In a state of fusion, everything fits neatly together. Everything works just the way it is supposed to. No ambiguities. In Job’s case, he had everything going for him—the perfect life. Then, suddenly, the world changes and a sense of distance emerges. For a child, it is discovering for the first time that your father isn’t the strongest person in the world or your mother isn’t the best cook. How is a child to respond to such earth-shattering news?!? For Job, it is encountering the shocking realization that nothing in this earthly life is guaranteed. It is recognizing that pain and suffering are real, even for the most godly people. It is discovering that his theological box—his understanding of God and how he works in his life—is almost certainly deficient.

Each semester, I hand out a syllabus on the first day of class. In that syllabus, I spell out class expectations and assignments, and I provide a grading scale for all of the students to see. Imagine a particular student checking her grades at the end of the semester. To her surprise, she discovers that she received an “F” in my class when she had anticipated an “A.” After all, she did earn 499 points out of a possible 500. She calls me on the phone, fully expecting me to recognize an error in my calculations and change her grade from an F to an A. To her horror, I respond that I knowingly gave her an “F.” “I never intended to follow the scale in the syllabus,” I continue. “I was just kidding back then.” Imagine how that student would feel.

That must be how Job feels, although on a far grander scale. He had lived a righteous life. He had played the game according to God’s rules. And now, everything falls apart. Was God kidding, too? Can a person even know what God expects? Job’s neatly ordered world isn’t very neat anymore, and the confusion—the distance—is almost more than he can bear.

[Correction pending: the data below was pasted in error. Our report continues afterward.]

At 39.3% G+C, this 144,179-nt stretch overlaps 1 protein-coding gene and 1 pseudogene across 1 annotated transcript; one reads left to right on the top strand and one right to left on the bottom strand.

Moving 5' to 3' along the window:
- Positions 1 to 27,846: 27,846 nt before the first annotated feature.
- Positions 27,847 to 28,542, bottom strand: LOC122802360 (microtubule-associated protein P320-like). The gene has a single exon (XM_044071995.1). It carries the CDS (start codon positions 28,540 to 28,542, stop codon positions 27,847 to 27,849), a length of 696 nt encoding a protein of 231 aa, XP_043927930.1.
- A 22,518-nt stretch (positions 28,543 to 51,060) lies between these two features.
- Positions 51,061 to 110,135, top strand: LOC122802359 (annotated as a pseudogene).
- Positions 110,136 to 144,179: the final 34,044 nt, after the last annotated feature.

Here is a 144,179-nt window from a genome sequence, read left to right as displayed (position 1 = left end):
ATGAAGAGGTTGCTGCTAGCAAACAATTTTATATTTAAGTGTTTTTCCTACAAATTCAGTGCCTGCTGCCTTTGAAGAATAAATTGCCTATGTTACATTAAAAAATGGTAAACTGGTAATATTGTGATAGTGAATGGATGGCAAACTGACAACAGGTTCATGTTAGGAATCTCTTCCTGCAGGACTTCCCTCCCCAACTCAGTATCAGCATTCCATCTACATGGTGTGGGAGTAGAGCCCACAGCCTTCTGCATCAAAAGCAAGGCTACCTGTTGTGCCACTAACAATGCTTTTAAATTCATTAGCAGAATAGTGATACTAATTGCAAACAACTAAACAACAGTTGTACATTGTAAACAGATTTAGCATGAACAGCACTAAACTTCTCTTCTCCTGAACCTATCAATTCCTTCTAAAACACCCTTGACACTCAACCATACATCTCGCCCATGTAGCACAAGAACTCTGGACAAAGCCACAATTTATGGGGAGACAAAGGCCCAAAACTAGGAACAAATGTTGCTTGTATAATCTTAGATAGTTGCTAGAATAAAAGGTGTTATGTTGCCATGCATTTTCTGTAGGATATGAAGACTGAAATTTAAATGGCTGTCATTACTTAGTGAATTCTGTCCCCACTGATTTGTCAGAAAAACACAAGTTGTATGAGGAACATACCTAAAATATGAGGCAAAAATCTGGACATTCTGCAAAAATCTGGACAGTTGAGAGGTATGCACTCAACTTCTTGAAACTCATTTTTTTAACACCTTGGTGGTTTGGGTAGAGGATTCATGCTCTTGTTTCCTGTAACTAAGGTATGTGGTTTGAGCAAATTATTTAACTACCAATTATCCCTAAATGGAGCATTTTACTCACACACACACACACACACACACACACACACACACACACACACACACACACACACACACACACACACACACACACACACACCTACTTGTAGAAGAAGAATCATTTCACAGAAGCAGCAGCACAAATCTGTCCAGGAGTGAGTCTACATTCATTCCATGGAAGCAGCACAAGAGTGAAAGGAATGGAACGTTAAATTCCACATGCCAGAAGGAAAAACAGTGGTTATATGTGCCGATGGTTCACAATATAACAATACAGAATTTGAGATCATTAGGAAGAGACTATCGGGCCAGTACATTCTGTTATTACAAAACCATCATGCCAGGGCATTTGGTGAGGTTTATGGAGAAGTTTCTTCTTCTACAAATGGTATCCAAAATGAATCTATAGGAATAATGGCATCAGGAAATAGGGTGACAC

It was for Superman, too. “It may sound absurd,” he cried, “but don’t be naïve. Even Heroes have the right to bleed.” Job is hurting. Job is bleeding. His blissful world has taken a tragic turn for the worst. In a way, it reminds me of the last days of Jesus’ life. Shouts of joy and palm branches, soon giving way to rejection, abandonment, and even death on a cross. Job’s lament, however, is not the closing act of the drama, anymore than the crucifixion is the final scene in the life of our Lord. It may seem that there are a lot of pieces to put back together again. In Job’s life. In my life. Perhaps in your life, too. But let me remind you of one thing. Easter is just around the corner. That same Jesus who will soon die on our behalf will also live again, and he assures us that one thing in life is guaranteed after all—his loving and transforming presence. Our Lord longs to lead each and every one of us from fusion, when everything in our lives is neat and tidy; through distance, when everything in our lives seems to fall apart; to communion, when we are in fellowship with him, no matter what.

Joseph Bayly, who suffered through the loss of three sons, captured this sense of God’s presence in his “Psalm at Children’s Hospital.” It reads like this:
I find it hard Lord
agonizing hard
to stand her
looking through the glass
at this my infant son.
What suffering
is in this world
to go through pain of birth
and then through
pain of knife
within the day.
What suffering
is in the world
this never ending
pain parade
from birth
to death.
He moves
a bit
not much
how could an infant
stuffed with tubes
cut sewed and bandaged
move more than that?
Some day he’ll shout
and run a race
roll down a grassy hill
He’ll sing
and laugh
I know he will Lord.
But if not
if You should take him home
to Your home
help me then remember
how Your Son suffered
and You stood by
agonizing watching
to bring all suffering to an end
on a day
yet to be.
Look Lord
he sleeps.
I must go now.
Thank You for staying
nearer than oxygen
than dripping plasma
to my son.
Please be that near
to mother
sister brothers
and to me.